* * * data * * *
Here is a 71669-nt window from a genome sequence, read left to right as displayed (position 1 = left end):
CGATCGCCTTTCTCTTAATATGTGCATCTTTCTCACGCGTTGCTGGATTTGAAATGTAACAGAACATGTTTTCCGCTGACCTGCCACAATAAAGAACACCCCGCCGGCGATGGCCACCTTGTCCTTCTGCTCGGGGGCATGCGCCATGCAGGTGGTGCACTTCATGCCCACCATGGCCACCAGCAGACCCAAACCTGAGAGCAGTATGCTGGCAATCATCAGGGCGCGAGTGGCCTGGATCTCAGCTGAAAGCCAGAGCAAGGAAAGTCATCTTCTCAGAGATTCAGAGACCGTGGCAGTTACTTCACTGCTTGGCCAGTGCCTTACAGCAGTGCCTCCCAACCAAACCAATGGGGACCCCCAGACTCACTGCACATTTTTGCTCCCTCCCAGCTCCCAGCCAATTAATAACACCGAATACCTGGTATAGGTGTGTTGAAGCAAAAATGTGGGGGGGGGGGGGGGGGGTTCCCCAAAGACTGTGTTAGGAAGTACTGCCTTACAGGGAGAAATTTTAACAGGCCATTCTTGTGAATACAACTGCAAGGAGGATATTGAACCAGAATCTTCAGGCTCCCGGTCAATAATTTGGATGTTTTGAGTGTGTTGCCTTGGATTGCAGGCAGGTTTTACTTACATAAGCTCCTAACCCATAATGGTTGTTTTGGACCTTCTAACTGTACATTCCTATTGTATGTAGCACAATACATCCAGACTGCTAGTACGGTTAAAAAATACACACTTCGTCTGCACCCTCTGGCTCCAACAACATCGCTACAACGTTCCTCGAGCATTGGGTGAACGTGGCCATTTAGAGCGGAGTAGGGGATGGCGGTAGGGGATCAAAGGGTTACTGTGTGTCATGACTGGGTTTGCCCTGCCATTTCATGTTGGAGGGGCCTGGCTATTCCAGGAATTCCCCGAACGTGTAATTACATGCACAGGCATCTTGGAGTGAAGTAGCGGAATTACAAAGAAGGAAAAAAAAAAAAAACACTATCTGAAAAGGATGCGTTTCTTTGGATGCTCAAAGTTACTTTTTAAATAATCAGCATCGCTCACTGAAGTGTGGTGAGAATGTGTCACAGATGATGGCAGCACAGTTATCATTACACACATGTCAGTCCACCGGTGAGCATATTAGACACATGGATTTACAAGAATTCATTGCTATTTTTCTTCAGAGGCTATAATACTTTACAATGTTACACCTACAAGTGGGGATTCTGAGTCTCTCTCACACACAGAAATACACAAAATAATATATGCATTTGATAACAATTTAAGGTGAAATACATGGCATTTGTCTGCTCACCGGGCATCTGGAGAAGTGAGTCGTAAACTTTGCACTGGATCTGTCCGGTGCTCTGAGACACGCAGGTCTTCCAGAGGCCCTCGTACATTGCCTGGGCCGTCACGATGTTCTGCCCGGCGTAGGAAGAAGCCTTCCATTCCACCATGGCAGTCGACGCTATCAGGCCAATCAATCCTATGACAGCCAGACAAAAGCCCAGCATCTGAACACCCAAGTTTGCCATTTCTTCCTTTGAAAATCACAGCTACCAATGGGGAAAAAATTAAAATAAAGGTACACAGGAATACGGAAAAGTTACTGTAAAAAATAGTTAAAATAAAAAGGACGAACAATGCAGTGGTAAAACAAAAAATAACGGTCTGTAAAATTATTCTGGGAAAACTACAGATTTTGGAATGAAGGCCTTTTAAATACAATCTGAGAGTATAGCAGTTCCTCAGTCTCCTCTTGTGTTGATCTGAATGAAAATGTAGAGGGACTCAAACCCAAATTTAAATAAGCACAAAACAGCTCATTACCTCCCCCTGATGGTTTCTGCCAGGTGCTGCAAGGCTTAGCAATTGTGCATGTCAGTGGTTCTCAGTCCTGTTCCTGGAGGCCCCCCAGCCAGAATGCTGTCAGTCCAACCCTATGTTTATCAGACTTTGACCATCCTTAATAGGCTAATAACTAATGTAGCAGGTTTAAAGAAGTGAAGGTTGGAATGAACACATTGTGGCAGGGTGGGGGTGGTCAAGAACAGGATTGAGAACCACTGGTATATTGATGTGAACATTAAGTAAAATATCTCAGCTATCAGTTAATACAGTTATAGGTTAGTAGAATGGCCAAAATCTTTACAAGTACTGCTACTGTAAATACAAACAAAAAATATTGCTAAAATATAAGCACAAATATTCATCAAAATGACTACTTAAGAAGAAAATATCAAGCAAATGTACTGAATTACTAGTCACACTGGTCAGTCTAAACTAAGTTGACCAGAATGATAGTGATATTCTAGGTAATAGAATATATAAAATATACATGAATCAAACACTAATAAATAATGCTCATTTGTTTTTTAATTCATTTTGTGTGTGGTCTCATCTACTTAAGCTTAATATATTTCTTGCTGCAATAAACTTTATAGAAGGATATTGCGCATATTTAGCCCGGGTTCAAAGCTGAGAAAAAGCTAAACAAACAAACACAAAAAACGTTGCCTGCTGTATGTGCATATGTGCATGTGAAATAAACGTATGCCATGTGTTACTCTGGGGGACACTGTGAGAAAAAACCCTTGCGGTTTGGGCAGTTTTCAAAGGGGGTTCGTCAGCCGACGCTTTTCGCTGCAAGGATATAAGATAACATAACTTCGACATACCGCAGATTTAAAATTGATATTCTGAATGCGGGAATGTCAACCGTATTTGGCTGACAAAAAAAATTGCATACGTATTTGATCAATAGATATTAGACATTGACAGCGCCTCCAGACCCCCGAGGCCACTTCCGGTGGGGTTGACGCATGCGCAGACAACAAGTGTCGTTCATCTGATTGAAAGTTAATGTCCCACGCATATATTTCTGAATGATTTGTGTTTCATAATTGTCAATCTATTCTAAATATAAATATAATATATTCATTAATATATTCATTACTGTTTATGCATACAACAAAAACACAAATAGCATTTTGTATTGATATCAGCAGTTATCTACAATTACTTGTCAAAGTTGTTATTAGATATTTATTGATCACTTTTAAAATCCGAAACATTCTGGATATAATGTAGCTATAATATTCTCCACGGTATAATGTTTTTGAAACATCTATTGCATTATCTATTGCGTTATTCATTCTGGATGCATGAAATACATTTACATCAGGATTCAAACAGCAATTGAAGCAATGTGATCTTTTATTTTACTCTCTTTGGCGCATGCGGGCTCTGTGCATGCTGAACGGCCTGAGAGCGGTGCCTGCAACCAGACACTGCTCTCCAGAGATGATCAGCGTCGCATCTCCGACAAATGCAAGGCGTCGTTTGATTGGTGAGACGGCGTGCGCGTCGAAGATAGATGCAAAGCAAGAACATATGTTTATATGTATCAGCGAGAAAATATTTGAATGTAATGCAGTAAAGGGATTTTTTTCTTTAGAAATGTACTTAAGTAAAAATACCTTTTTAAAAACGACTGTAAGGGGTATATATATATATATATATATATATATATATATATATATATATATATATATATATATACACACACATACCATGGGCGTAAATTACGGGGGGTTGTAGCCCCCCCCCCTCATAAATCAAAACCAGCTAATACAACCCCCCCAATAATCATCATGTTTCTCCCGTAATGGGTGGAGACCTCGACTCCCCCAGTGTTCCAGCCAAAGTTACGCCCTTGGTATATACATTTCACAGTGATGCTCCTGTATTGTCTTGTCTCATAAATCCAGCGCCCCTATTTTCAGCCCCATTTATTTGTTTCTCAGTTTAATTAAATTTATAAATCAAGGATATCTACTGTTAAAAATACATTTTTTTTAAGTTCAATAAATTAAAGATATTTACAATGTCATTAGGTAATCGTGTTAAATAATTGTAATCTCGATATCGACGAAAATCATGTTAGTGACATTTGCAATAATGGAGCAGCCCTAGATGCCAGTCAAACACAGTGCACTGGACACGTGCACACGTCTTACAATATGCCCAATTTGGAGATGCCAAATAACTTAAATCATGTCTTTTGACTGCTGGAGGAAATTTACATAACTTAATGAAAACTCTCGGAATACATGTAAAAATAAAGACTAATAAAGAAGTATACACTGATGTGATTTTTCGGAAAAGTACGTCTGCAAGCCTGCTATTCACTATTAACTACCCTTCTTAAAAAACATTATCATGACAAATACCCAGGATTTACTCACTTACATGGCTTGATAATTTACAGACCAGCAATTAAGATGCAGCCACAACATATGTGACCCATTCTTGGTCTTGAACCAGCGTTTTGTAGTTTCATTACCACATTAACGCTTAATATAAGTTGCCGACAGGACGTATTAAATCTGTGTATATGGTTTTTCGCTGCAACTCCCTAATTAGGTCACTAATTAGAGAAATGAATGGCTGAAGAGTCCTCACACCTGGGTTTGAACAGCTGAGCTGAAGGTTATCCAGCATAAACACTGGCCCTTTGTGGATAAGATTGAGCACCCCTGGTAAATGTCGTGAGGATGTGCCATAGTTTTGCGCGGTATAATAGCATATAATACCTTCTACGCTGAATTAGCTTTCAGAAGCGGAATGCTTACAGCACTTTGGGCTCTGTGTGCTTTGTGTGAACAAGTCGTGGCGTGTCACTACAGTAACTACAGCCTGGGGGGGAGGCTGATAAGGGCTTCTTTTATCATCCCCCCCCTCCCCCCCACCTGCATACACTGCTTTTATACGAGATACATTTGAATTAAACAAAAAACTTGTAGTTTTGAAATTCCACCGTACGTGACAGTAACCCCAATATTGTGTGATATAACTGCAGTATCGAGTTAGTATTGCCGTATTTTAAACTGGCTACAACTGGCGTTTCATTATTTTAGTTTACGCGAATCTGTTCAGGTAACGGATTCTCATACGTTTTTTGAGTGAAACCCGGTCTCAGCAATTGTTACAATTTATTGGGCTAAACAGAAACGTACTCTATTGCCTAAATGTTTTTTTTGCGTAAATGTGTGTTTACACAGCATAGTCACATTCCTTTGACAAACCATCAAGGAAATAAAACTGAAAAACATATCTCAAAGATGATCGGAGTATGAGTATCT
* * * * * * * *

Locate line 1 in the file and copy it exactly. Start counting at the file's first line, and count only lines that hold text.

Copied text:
Here is a 71669-nt window from a genome sequence, read left to right as displayed (position 1 = left end):